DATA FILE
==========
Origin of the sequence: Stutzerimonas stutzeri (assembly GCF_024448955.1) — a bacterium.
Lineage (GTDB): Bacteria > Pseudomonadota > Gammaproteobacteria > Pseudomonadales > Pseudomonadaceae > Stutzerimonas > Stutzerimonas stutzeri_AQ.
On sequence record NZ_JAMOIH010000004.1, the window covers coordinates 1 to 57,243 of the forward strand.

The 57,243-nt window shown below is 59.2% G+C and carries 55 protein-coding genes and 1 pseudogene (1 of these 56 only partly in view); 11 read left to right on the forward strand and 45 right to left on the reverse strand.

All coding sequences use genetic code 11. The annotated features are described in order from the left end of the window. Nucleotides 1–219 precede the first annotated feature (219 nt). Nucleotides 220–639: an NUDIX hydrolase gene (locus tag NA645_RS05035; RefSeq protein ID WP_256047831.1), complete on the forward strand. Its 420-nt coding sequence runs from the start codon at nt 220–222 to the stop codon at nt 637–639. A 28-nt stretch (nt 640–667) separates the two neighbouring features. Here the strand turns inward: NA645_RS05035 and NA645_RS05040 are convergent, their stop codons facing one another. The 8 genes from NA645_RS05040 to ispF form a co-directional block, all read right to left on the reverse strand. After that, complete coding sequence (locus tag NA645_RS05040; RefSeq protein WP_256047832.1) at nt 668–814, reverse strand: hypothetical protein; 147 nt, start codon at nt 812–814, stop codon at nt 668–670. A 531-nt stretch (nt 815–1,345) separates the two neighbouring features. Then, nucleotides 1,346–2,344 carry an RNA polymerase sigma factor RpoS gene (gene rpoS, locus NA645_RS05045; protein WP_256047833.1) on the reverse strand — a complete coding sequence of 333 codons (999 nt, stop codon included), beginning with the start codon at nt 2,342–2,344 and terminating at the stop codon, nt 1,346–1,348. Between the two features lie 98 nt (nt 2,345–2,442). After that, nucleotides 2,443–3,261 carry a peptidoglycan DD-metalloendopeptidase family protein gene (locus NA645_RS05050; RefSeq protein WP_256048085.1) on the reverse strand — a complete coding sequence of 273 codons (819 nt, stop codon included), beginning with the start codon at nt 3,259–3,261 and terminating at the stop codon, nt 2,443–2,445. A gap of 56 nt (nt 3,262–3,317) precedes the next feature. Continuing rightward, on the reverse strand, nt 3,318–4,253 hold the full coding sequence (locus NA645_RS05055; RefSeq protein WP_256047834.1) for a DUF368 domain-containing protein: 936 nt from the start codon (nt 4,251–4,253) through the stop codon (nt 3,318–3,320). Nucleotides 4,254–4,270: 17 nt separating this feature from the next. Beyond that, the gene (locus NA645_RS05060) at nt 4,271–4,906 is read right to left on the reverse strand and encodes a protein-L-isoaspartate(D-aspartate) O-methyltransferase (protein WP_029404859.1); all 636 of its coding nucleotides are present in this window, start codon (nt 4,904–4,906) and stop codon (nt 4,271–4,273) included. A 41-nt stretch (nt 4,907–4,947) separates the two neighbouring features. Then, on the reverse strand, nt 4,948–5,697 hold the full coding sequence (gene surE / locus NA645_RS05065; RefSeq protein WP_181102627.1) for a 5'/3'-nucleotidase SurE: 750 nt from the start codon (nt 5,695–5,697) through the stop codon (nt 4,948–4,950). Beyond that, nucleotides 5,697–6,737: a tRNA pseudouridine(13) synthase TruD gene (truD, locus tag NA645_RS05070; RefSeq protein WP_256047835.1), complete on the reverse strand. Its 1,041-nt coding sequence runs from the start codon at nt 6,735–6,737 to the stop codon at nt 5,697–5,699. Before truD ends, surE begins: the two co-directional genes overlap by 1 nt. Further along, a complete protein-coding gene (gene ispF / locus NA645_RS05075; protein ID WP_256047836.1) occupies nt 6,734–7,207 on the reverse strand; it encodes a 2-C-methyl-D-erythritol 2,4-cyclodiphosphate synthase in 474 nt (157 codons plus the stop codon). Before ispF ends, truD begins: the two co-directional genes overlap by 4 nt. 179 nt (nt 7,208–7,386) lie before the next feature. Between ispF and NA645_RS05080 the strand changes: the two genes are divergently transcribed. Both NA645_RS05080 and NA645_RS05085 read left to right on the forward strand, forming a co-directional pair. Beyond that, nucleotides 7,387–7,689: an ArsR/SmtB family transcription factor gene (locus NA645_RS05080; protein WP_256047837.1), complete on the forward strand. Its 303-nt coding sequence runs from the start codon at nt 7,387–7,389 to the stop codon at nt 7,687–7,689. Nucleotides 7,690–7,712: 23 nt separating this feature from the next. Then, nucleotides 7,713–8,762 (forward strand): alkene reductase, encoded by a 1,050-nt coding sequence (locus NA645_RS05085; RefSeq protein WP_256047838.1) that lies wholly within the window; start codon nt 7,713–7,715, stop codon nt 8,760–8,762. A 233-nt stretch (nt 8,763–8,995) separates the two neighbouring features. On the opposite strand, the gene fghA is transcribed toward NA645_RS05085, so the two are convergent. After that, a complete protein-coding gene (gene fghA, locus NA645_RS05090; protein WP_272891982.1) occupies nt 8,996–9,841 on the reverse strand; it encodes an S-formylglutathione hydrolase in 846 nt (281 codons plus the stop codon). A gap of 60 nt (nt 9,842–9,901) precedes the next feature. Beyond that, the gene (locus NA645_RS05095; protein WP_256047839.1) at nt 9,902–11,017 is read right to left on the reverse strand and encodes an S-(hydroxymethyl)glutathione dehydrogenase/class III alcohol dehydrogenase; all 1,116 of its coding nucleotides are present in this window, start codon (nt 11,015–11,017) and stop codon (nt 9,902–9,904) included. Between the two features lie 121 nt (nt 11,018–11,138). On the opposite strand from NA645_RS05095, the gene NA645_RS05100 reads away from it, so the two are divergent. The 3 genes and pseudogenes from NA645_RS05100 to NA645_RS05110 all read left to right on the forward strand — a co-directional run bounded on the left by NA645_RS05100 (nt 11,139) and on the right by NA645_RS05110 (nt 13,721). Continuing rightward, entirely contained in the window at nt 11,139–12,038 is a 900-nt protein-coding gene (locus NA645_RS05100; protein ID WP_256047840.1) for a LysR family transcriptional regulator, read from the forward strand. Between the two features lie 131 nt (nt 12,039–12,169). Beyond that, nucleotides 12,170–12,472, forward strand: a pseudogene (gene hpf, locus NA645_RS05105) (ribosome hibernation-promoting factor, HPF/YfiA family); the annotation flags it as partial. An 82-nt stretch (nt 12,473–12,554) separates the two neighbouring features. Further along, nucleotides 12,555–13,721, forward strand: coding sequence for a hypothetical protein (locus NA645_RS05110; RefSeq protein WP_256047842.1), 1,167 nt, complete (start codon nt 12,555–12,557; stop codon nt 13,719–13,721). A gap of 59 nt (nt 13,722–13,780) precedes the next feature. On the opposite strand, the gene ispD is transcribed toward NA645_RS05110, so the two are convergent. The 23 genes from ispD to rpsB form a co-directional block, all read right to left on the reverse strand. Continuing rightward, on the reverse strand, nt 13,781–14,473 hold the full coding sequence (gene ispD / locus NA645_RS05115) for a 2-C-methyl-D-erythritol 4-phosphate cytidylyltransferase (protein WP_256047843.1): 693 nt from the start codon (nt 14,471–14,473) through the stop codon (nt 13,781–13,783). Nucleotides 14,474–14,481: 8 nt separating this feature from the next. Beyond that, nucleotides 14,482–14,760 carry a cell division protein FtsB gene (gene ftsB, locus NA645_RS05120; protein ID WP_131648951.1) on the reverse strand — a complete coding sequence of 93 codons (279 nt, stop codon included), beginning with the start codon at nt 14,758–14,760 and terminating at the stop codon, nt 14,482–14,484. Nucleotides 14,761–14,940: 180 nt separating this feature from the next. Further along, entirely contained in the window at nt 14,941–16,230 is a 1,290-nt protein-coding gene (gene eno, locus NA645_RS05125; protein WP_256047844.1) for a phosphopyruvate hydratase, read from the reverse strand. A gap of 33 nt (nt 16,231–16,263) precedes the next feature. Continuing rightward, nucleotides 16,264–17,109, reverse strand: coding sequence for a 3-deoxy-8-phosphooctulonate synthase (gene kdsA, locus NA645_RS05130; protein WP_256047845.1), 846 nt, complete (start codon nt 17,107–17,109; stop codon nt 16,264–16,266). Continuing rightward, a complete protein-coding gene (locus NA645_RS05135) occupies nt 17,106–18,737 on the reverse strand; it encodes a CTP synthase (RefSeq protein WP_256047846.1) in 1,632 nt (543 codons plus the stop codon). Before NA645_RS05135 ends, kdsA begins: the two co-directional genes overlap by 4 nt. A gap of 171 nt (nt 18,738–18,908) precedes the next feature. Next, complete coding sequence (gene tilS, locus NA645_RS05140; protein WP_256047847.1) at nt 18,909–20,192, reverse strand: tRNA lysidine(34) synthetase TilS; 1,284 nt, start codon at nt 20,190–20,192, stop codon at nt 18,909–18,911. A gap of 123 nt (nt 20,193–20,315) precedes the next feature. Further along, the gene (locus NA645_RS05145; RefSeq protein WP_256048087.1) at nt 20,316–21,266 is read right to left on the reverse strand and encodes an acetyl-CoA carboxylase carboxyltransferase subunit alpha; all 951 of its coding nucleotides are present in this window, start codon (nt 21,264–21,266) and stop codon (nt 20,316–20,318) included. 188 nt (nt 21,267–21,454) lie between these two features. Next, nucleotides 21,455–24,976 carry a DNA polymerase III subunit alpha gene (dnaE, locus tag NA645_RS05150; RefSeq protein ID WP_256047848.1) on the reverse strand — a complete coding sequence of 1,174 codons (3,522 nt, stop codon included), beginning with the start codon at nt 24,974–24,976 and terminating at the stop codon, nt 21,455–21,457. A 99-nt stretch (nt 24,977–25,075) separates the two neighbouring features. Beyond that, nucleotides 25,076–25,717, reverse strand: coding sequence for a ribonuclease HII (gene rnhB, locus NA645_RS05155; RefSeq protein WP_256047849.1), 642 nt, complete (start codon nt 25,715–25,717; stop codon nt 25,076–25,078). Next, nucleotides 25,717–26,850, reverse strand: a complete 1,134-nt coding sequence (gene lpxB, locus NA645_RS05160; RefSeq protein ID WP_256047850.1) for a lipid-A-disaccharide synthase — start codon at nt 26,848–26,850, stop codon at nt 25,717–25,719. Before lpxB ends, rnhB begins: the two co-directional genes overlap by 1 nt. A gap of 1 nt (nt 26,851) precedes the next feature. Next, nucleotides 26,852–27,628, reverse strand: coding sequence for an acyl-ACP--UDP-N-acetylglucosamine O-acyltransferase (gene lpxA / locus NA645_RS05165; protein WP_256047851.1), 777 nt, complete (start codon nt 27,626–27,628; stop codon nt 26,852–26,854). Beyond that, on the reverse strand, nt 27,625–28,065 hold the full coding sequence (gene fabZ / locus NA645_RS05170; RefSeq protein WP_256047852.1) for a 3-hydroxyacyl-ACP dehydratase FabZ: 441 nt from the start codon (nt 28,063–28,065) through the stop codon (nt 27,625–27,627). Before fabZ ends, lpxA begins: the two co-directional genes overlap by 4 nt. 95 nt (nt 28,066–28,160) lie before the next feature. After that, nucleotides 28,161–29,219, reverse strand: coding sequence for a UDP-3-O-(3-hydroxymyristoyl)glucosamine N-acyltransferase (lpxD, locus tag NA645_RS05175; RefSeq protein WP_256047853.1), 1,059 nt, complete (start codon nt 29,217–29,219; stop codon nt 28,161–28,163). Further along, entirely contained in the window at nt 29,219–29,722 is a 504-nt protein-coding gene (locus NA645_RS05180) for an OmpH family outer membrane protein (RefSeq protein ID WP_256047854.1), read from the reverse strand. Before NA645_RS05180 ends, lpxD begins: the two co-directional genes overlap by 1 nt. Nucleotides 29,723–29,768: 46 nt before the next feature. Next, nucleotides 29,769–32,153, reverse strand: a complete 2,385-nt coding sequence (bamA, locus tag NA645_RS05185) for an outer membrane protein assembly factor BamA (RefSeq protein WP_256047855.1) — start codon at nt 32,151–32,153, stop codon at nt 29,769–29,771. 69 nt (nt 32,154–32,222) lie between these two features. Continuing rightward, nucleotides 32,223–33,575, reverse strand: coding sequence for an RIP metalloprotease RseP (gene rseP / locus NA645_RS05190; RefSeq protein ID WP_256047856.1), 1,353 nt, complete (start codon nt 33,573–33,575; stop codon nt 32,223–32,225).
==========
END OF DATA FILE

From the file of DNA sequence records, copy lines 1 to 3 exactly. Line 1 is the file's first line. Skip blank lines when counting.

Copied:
Origin of the sequence: Stutzerimonas stutzeri (assembly GCF_024448955.1) — a bacterium.
Lineage (GTDB): Bacteria > Pseudomonadota > Gammaproteobacteria > Pseudomonadales > Pseudomonadaceae > Stutzerimonas > Stutzerimonas stutzeri_AQ.
On sequence record NZ_JAMOIH010000004.1, the window covers coordinates 1 to 57,243 of the forward strand.